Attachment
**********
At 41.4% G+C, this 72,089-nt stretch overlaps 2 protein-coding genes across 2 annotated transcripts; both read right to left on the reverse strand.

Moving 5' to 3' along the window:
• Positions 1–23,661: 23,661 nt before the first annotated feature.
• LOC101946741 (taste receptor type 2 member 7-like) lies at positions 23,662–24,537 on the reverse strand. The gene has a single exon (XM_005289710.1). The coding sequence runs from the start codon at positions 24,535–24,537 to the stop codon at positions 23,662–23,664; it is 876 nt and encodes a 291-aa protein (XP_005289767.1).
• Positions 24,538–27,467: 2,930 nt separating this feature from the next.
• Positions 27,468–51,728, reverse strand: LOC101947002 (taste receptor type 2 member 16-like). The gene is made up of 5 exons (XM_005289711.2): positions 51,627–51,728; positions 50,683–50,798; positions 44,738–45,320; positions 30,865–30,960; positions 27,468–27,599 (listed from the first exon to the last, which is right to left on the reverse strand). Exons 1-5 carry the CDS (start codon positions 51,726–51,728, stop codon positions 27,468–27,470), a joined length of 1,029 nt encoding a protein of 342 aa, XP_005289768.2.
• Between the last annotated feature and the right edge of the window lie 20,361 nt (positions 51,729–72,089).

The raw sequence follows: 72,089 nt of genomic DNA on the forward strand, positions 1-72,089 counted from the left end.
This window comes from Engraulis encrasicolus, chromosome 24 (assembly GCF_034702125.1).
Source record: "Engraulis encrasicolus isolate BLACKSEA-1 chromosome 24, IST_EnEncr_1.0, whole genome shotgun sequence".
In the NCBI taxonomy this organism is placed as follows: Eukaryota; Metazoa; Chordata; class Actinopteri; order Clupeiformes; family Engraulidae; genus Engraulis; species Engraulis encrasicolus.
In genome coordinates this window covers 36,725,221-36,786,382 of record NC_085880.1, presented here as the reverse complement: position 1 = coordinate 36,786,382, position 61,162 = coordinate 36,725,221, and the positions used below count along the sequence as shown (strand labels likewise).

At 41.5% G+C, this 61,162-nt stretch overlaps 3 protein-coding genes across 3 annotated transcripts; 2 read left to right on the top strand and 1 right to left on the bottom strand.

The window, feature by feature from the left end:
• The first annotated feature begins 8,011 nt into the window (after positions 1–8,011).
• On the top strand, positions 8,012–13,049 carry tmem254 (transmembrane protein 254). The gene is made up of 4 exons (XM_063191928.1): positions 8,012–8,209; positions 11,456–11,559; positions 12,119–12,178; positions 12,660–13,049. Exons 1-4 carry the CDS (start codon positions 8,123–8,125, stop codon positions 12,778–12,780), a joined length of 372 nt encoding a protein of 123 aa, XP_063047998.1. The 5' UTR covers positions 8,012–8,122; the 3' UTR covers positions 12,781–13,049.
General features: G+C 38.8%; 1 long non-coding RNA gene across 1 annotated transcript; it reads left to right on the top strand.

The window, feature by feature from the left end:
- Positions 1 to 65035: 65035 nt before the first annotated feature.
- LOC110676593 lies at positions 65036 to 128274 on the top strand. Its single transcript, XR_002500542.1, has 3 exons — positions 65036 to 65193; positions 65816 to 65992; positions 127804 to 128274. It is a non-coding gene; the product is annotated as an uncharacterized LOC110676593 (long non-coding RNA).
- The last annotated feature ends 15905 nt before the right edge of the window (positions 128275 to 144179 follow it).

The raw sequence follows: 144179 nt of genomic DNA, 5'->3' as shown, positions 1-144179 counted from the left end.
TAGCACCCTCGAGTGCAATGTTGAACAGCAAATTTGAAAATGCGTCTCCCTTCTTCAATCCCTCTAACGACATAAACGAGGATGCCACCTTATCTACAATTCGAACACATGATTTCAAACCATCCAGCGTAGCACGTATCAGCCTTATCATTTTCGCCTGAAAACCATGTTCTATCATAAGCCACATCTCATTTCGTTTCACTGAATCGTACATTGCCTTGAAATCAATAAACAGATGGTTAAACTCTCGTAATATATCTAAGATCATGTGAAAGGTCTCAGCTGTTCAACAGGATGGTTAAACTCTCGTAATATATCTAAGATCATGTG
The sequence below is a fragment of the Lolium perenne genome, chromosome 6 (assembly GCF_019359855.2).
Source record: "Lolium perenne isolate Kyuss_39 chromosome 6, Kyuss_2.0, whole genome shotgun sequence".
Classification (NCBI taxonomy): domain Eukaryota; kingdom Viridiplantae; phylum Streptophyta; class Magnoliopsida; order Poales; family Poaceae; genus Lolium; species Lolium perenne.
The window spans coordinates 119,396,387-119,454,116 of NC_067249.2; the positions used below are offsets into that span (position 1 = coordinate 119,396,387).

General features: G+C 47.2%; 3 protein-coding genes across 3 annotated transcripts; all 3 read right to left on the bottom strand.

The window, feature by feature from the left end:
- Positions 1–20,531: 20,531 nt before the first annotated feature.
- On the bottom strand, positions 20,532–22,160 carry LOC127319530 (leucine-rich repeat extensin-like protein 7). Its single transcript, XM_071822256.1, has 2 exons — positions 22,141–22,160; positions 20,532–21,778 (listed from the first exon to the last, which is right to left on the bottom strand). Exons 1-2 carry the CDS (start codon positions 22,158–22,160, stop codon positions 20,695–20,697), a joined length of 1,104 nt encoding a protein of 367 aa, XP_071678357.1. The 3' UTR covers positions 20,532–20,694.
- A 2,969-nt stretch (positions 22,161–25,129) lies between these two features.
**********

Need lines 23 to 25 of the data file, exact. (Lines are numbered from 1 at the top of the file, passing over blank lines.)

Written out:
TAGCACCCTCGAGTGCAATGTTGAACAGCAAATTTGAAAATGCGTCTCCCTTCTTCAATCCCTCTAACGACATAAACGAGGATGCCACCTTATCTACAATTCGAACACATGATTTCAAACCATCCAGCGTAGCACGTATCAGCCTTATCATTTTCGCCTGAAAACCATGTTCTATCATAAGCCACATCTCATTTCGTTTCACTGAATCGTACATTGCCTTGAAATCAATAAACAGATGGTTAAACTCTCGTAATATATCTAAGATCATGTGAAAGGTCTCAGCTGTTCAACAGGATGGTTAAACTCTCGTAATATATCTAAGATCATGTG
The sequence below is a fragment of the Lolium perenne genome, chromosome 6 (assembly GCF_019359855.2).
Source record: "Lolium perenne isolate Kyuss_39 chromosome 6, Kyuss_2.0, whole genome shotgun sequence".